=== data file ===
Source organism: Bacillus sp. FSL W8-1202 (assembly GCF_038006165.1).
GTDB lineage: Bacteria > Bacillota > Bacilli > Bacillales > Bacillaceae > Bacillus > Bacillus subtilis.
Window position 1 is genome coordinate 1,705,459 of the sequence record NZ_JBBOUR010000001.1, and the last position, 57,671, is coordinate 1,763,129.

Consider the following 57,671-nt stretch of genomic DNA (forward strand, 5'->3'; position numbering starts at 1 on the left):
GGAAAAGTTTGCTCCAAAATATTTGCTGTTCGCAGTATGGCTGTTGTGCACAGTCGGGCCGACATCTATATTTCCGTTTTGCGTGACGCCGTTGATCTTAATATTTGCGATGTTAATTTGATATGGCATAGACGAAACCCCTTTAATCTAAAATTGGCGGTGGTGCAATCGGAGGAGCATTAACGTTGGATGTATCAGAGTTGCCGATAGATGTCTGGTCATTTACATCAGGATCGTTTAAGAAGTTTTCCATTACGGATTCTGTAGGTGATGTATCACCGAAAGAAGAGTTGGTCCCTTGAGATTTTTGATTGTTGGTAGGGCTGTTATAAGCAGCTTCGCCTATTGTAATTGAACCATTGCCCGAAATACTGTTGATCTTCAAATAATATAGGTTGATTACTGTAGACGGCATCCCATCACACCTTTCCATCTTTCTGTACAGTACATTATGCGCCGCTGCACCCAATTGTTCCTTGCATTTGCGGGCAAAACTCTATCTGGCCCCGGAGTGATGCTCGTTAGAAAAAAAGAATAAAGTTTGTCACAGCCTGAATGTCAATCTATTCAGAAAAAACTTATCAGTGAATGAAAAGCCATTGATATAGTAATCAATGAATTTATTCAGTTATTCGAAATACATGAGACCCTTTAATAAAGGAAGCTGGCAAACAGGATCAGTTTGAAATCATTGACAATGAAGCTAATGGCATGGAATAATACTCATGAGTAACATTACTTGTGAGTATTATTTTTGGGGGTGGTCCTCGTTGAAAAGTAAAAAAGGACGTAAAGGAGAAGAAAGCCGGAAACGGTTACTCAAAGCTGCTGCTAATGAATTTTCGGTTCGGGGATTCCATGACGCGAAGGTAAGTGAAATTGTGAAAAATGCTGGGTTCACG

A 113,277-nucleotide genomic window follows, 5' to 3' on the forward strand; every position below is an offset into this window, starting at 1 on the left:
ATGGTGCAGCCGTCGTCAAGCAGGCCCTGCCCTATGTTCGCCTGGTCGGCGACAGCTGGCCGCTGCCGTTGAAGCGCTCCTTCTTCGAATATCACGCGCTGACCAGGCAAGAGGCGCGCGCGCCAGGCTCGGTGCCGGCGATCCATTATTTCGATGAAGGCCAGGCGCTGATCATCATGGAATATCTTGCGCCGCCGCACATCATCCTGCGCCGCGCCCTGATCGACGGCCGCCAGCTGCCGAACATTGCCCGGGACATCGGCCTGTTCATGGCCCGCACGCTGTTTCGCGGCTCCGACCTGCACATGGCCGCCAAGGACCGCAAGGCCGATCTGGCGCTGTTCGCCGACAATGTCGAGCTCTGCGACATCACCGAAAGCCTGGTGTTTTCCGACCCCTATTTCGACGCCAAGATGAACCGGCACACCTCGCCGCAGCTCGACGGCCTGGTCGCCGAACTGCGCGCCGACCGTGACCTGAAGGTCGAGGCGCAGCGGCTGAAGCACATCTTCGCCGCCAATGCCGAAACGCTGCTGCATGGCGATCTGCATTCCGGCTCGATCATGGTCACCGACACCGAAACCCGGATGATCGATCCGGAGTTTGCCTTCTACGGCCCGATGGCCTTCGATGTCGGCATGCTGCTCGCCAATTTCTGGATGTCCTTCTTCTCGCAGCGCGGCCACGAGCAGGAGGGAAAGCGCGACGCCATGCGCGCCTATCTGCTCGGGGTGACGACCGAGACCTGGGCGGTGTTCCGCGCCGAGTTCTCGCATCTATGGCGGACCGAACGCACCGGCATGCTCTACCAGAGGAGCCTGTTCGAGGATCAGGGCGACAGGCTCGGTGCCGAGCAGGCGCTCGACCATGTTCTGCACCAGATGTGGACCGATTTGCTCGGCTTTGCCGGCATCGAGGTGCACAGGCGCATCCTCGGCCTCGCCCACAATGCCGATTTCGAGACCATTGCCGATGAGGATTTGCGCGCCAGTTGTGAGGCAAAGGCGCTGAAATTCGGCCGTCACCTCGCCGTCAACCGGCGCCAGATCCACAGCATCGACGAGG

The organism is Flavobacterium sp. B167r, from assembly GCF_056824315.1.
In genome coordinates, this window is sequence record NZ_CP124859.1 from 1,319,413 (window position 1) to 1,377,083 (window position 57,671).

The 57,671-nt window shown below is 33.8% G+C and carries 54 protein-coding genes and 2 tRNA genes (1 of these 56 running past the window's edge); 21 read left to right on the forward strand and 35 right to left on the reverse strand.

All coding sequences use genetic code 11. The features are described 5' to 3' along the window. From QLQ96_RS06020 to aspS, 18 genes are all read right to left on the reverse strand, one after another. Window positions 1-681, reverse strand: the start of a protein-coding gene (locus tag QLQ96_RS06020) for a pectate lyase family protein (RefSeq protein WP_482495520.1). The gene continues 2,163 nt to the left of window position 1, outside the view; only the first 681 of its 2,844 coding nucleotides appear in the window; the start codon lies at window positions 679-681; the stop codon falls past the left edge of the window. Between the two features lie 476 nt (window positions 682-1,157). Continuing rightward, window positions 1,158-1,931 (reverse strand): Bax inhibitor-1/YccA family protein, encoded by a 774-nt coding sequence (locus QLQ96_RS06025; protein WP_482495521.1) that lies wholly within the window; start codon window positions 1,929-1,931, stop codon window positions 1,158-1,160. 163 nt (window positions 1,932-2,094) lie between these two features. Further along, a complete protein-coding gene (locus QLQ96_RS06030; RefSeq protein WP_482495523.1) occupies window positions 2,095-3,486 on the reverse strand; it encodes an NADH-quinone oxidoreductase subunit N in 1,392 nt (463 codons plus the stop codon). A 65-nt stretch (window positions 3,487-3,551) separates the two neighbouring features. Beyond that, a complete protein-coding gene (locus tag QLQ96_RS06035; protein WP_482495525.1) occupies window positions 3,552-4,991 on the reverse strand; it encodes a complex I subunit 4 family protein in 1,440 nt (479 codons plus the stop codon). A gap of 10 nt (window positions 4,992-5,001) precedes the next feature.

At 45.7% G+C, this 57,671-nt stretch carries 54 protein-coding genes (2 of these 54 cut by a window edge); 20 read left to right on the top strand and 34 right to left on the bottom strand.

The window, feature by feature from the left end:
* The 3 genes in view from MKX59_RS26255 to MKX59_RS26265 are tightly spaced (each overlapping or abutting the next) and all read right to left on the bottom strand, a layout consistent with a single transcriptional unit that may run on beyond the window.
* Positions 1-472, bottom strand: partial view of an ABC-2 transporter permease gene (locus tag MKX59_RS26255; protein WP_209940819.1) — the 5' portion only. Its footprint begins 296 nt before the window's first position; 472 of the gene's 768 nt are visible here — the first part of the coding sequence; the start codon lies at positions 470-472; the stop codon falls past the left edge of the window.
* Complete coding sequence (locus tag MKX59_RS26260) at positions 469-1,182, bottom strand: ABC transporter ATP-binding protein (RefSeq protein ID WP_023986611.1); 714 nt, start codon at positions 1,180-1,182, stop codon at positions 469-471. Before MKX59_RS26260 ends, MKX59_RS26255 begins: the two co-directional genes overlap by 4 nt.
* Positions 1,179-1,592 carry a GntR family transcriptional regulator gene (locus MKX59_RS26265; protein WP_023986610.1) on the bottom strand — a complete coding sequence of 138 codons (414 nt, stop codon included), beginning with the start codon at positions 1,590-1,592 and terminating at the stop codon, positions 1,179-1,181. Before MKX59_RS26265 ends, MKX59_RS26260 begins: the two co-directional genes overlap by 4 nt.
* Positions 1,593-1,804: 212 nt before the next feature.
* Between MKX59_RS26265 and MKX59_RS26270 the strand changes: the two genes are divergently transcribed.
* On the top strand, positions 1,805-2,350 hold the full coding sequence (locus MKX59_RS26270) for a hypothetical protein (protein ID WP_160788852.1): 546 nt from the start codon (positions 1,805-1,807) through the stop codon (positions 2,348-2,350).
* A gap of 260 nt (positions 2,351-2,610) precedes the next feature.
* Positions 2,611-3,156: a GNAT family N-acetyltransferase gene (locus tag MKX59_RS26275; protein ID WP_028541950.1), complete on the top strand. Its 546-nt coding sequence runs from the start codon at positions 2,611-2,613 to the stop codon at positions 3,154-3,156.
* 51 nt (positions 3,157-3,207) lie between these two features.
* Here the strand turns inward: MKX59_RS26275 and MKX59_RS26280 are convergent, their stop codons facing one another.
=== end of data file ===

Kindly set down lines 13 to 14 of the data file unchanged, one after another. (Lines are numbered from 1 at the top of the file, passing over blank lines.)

The window, feature by feature from the left end:
* The 3 genes in view from MKX59_RS26255 to MKX59_RS26265 are tightly spaced (each overlapping or abutting the next) and all read right to left on the bottom strand, a layout consistent with a single transcriptional unit that may run on beyond the window.